The Grand, Genius Summer of Henry Hoobler by Lisa Shanahan (Allen and Unwin) PB RRP $14.9 ISBN 9781760293017
Reviewed by Daniela Andrews
Henry Hoobler’s mother suggests he make a little room for his worries by acknowledging them. Henry can’t help but wonder, though …‘Couldn’t he be good at making a tiny bit of room for the worry, without giving it the whole house?’
This heartwarming story is about an anxious boy called Henry, aged 8 or 9, whose worries often prevent him from enjoying himself. The upcoming family camping trip at the beach, for instance, terrifies him. Then he makes a friend who shows him what life can be like when you’re open to adventure, and he winds up having a very different summer to the one he expected.
By the end of the summer, Henry will have learnt how to work through some of his niggling anxieties and fears. He’ll realise that oceans don’t always bring tsunamis, that camping trips don’t necessarily include snakebites and that stingrays (barbless ones named Heathcliff, anyway) can be friendly. He’ll learn about self-confidence, especially in the face of older siblings. He’ll learn how to stand up to people who tease him … and forgive them. He will set out on a daring, nightly expedition to rescue a toy pony. He’ll meet a bold, adventurous girl – Cassie – who’ll inadvertently motivate him to find his courage. And he’ll not only learn to ride his bike without training wheels, he will ride it like she does – freely and fearlessly. No wonder it’s a grand, genius summer!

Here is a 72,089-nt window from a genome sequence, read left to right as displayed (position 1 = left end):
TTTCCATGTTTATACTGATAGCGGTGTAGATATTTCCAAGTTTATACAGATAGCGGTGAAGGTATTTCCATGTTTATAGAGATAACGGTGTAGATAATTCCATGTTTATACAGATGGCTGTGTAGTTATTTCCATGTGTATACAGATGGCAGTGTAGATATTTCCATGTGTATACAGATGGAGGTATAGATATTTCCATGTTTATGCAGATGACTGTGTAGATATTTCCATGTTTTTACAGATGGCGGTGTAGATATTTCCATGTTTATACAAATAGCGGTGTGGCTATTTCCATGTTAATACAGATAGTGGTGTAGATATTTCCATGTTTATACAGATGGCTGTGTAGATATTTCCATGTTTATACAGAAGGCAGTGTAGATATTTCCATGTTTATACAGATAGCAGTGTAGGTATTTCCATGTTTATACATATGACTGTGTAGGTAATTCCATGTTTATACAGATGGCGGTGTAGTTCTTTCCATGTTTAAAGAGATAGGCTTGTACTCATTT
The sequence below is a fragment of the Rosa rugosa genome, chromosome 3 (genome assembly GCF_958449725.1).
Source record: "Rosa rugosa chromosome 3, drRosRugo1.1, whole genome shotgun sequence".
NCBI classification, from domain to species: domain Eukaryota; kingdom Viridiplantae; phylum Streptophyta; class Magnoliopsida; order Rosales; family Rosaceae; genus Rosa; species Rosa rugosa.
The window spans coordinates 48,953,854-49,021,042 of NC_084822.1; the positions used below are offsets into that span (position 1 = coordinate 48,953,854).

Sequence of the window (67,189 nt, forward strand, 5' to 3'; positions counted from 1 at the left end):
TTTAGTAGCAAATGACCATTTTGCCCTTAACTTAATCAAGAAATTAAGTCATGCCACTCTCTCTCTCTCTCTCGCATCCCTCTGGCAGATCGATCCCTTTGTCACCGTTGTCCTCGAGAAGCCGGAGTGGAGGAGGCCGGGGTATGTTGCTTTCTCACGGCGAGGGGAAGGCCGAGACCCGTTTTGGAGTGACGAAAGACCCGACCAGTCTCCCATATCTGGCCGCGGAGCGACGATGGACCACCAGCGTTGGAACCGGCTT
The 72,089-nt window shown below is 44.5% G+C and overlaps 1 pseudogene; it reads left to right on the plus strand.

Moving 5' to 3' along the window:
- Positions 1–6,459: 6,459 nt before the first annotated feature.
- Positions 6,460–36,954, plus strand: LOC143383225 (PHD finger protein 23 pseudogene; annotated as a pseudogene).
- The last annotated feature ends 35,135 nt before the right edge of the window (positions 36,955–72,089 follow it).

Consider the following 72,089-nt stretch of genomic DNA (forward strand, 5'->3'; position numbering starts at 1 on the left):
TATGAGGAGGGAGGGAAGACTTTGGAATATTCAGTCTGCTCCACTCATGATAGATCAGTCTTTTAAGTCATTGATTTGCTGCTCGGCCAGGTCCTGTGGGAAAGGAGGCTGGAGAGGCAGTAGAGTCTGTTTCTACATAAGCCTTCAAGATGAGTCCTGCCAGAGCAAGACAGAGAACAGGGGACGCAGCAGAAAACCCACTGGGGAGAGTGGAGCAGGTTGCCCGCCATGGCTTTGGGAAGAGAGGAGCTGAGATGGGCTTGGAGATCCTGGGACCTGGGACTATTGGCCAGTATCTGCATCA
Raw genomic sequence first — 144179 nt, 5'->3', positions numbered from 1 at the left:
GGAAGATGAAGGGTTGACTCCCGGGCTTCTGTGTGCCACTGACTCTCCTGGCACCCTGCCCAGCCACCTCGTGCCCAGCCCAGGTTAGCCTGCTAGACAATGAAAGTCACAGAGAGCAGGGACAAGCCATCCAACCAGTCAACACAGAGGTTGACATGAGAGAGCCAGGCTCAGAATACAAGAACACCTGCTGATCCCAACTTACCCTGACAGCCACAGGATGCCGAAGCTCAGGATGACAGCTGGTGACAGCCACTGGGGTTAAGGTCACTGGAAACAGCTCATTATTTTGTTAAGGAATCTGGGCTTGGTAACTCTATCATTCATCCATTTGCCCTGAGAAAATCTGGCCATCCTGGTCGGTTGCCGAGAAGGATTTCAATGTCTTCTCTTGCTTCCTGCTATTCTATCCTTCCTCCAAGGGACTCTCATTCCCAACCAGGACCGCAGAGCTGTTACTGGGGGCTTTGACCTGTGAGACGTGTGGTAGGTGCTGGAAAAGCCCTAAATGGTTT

Lisa Shanahan, the award-winning writer of My Big Birkett, has created a touching novel that will appeal to readers aged 7–11 years. Henry’s family members and their camping holiday dynamics are so believable that it might feel as though you’re observing them all from a neighbouring tent! Their alternating feelings of frustration, sadness and support for Henry’s emotions are very realistic. I particularly liked the way Henry’s anxieties crept up on him, rather than being the central focus of every scene.
The book covers themes of family relationships, friendships and anxieties. By the end of the story, armed with a new friend, a powerful bike and a firm sense of adventure, Henry adopts Cassie’s philosophy in life: ‘the best things always happen on the way to somewhere else.’